What if the apocalypse came and you didn’t even notice? What if you were camping in the Canadian wilderness or on walkabout in the Australian Outback and you didn’t know that the aliens had landed? What if you were up at your cabin by the lake and you couldn’t understand why no one was picking up their phones?
In The Last One by Alexandra Oliva, Zoo has signed up for a reality TV show: “Twelve contestants are sent into the woods to face challenges that will test the limits of their endurance.” The producers are particularly evil as they go about stirring up drama and trying to get good reaction shots for the audience at home. The challenges are staged, but some segments feel all too real, which sets the stage for real danger. Something has happened – the crew is getting sick – but the cast doesn’t know. They are isolated, away from any news source, and when the direction from the crew stops coming, they assume it’s just another challenge. There’s a lot on the line and no one wants to make the sort of mistake that would get them disqualified.
It’s a scary premise because you could actually see it happening. I have been watching the most recent season of Alone on the History Channel and if World War III broke out, how would they know? For most of the contestants, the first clue would be when they were ready to tap out and no one answered the satellite phone.
One of the things I really enjoyed in this book is that Oliva shows you the story from all angles. From the beginning, you get the contestants’ view, you get a glimpse at the behind-the-scenes stuff, you even get online viewer comments. But Zoo, our main character, doesn’t see any of that. She is hungry and scared and she has tunnel vision: she is focused on that million dollar prize. She wants to win. She wants to get home to her husband. And after sacrificing so much, her determination is scary.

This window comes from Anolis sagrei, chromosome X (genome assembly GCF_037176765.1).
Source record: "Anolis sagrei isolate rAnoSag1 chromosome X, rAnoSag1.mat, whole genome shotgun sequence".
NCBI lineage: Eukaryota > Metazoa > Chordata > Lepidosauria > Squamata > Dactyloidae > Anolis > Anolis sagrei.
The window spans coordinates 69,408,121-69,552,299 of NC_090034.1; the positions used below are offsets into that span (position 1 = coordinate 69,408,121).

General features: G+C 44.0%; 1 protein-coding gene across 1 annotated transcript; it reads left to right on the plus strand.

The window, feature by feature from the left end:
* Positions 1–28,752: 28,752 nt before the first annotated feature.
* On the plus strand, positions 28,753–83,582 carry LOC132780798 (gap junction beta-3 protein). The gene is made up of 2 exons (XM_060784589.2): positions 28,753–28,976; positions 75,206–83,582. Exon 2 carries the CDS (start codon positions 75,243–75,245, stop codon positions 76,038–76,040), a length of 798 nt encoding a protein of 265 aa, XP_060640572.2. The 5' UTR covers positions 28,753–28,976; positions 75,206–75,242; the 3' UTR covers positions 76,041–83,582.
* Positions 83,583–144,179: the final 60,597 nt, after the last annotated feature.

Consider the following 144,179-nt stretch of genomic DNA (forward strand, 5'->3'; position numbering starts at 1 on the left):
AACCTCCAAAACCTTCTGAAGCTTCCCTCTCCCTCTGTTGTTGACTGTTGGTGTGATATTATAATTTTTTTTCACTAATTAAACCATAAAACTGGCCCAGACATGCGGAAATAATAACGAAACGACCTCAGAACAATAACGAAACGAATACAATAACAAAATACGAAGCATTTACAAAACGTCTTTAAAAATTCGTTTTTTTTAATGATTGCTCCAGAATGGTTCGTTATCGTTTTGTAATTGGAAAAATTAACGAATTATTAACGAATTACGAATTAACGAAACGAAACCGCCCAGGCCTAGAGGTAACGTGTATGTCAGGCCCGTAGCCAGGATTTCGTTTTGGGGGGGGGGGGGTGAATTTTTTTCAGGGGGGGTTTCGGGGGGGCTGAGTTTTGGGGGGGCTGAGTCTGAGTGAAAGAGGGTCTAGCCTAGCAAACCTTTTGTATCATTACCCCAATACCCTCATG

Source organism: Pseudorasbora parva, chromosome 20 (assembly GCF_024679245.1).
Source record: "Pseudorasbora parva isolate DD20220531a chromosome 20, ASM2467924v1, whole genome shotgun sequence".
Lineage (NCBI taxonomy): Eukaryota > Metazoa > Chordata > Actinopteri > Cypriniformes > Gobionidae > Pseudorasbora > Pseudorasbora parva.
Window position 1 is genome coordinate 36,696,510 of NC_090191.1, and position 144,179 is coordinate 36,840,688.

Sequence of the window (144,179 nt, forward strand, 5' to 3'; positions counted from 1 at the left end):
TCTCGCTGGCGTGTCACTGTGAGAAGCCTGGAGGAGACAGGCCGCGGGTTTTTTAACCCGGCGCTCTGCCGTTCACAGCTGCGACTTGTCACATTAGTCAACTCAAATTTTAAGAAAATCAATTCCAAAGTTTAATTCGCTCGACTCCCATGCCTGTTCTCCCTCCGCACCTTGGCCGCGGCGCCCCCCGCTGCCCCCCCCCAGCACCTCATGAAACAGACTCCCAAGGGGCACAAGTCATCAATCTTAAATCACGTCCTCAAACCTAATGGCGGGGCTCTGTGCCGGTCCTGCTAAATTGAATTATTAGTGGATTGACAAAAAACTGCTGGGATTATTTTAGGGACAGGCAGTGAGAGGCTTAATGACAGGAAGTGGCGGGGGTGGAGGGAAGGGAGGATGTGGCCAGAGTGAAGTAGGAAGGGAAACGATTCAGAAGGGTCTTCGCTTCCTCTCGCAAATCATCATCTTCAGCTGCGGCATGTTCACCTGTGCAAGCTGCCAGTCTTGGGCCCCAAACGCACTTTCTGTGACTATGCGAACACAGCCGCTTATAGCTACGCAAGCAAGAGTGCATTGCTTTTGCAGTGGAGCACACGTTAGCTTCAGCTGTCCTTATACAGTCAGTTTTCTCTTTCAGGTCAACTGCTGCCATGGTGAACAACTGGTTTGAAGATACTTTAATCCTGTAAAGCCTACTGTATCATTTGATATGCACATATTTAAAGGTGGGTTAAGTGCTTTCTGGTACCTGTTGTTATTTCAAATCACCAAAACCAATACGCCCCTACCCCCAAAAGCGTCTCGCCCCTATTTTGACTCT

After the contestants get through the team challenges they are sent their separate ways. At first, there are more challenges but eventually, as bad things are happening back in the world, the challenges stop coming. Zoo has to figure out for herself what she’s supposed to be doing and she sets her sights on getting home. When she wanders through places that should be inhabited but instead look like ghost towns, she assumes it’s all part of the production. Through that lens, every person she sees is an actor, every obstacle is part of the challenge, but none of it is real.
The book definitely moves along and, as I said, you can easily imagine something like this happening. Hell, I can imagine a reality show doing it on purpose – making its contestants believe that the world has ended, just to see if they do anything that will drive up the ratings. It’s just hard to imagine that the contestants wouldn’t stop at some point and insist on a break or a phone call home. How long can you imagine trudging along on your own without some contact from the showrunners?
I think the story would have been more effective if you didn’t know so much going in. It would have been more ominous to wonder exactly what was happening, why Zoo suddenly seemed to be entirely on her own. It’s like a giant spoiler on the back cover that tells you how the story will play out and it might have been more fun to let it unfold with a little more mystery.
I also have to say that I didn’t find the ending very satisfactory. It’s clear that Zoo isn’t as rational as when she started, but I found some of her behavior hard to track. And I don’t like an ending that depends too much on unlikely coincidence, but that’s about all I can say without spoiling things for you. Even with its flaws, this is a fun read and I encourage you to check it out.
My copy of The Last One by Alexandra Oliva came from the Kent Free Library – and they’re going to be thrilled to [finally] get it back!